Computational social sciences (CSS) stand out as fields based on using artificial intelligence and big-data methods, and quantitative social sciences stand out as fields based on applying statistical methods. Today, digitalization is an unstoppable megatrend. It characterizes the twenty-first century in many aspects of social, political, and cultural life. The deep structural changes that accompany digitalization have become both the subject matter and an instrument of the social sciences. Social scientists now use big data, machine learning, network analysis in computational methods, and (quasi) experimental methods in quantitative methods to analyze the social world. These novel methods can be applied e.g. to distill measures from new data sources (texts and images), to characterize population heterogeneity, to improve causal inference, and to offer predictions in aiding policy decisions and theory development.[1],[2],[3],[4],[5],[6]

The social sciences research field of “Digital Societies” is becoming increasingly important for the public to deal with the challenges that modern societies are facing. This theme addresses the growing influence of digital technologies on trajectories of social and economic change and the implications for policymakers, civil society, and the private sector. Digital innovations are changing our society, economy, and industries with a speed like never before. Big data, the Internet of Things (IoT), mobile technologies offer unimaginable opportunities and improvements of our lives to many aspects of life including health, energy, agriculture, transportation, and public administration.

Despite this development in the state-of-the art, there are significant disparities in terms of research and innovation performance between Turkey and the better performing European Member states as well as North American countries in computational and quantitative social sciences (CSS and QSS) together with the field of Digital Societies. The visibility of CSS  has significantly grown since 2008 in Europe and the United States while the rise in Turkey is far behind the global trend.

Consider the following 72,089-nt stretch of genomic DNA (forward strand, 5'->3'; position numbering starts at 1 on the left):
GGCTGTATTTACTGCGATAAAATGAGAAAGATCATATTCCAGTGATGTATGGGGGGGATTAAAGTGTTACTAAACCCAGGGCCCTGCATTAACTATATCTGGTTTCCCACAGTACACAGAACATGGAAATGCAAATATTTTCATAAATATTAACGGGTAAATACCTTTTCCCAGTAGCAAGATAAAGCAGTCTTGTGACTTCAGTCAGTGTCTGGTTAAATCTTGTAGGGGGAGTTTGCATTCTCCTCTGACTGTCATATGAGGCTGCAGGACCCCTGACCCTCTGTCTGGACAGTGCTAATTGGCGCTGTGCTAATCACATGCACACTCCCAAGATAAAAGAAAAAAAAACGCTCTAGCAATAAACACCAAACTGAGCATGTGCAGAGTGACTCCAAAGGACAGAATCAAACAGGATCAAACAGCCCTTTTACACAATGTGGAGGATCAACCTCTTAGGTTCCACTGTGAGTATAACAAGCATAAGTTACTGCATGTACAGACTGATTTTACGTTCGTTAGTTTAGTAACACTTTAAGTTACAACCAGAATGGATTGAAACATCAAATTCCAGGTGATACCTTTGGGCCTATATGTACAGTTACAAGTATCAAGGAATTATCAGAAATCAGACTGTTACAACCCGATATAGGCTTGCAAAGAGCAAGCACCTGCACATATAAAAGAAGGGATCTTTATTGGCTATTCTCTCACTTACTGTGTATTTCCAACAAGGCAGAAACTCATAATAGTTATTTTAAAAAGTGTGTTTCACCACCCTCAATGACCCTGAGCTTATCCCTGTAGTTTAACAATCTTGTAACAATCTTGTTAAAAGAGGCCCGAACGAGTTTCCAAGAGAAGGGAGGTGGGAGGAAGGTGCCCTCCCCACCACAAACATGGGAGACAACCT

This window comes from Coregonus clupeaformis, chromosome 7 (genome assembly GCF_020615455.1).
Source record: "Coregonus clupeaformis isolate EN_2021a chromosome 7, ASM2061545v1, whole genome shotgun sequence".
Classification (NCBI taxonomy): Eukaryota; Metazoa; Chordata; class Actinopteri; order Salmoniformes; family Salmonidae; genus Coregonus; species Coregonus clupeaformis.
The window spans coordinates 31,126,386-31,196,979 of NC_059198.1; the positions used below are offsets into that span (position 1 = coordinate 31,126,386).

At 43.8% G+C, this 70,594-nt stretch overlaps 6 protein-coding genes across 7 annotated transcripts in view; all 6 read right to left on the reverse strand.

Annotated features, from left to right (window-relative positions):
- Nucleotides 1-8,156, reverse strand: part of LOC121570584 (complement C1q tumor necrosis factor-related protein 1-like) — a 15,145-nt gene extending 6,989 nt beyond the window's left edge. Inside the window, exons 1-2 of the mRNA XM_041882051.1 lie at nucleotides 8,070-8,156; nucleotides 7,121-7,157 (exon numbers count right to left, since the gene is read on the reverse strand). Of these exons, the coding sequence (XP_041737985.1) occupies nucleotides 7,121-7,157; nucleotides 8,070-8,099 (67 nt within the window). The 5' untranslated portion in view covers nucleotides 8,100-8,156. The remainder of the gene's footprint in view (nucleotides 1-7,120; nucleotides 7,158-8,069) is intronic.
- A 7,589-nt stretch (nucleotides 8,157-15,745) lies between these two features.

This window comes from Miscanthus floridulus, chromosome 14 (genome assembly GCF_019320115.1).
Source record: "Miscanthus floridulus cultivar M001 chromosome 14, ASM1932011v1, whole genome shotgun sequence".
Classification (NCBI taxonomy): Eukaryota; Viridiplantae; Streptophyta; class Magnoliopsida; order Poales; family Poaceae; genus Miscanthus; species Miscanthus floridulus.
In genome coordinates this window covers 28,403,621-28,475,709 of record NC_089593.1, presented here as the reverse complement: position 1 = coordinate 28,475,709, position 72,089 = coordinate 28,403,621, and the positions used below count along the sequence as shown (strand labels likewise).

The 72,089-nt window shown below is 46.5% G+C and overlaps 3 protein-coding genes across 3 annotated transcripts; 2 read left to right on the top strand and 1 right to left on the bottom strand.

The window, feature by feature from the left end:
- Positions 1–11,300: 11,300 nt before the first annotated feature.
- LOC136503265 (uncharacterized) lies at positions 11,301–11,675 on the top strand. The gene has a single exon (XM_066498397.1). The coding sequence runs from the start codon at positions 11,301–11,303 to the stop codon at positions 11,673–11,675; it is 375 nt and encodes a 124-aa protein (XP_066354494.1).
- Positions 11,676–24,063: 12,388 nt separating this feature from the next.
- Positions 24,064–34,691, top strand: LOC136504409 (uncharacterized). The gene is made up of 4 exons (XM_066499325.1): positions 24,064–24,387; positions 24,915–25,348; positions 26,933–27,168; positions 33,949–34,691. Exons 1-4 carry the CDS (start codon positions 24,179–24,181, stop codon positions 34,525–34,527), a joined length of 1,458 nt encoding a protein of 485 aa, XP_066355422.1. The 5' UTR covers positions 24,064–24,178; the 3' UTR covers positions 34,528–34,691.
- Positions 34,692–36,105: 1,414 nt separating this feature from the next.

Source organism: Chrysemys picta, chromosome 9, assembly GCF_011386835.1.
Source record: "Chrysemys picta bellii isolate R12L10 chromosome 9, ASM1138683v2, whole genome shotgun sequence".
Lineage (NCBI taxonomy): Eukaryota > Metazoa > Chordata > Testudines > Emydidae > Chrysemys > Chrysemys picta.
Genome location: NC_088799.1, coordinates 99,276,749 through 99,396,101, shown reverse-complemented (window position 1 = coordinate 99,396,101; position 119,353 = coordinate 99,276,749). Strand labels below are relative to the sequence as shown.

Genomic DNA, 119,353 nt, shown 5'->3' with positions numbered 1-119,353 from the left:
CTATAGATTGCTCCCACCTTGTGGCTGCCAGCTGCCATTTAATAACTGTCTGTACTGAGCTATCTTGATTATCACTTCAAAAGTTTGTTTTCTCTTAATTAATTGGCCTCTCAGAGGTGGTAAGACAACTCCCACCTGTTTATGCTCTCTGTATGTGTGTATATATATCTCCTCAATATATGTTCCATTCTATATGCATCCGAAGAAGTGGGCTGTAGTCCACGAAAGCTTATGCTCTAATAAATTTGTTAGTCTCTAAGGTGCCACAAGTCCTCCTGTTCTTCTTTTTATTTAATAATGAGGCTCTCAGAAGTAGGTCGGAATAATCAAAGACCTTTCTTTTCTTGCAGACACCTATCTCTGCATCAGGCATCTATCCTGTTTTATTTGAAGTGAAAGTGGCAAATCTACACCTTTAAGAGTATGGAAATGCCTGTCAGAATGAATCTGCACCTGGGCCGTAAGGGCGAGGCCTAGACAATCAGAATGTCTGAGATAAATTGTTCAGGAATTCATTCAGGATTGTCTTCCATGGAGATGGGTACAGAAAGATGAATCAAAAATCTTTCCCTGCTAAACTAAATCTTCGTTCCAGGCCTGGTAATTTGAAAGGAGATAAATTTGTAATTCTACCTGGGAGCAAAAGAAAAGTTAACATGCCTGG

In addition, there is currently no graduate program on CSS at Turkish universities. Moreover, the discrepancy between Turkey and other European countries to attract funding for research in social sciences is still low. A similar problem persists in the field of QSS. This constitutes a barrier for Turkey to improve its research and development potential. Therefore, social science researchers in Turkey are in high need of state-of-the-art computational and quantitative methods that would provide them with more powerful tools than traditional scientific methods.


[1] Molina, M.- Garip, F. Machine Learning for Sociology 2019.

[2] Athey, S. Beyond prediction: using big data for policy problems, 2017.

[3] Berk, R.A. et al. Forecasting domestic violence: a machine learning approach to help  inform arraignment decisions, 2016.

[4] Blumenstock, J. et al. Predicting poverty and wealth from mobile phone metadata, 2015.

[5] Grimmer, J.- Stewart, B.M.,Text as data: the promise and pitfalls of automatic content analysis methods  for political texts, 2013.

[6] Jordan, M.I., Mitchell, T.M., Machine learning: trends, perspectives, and prospects, 2015.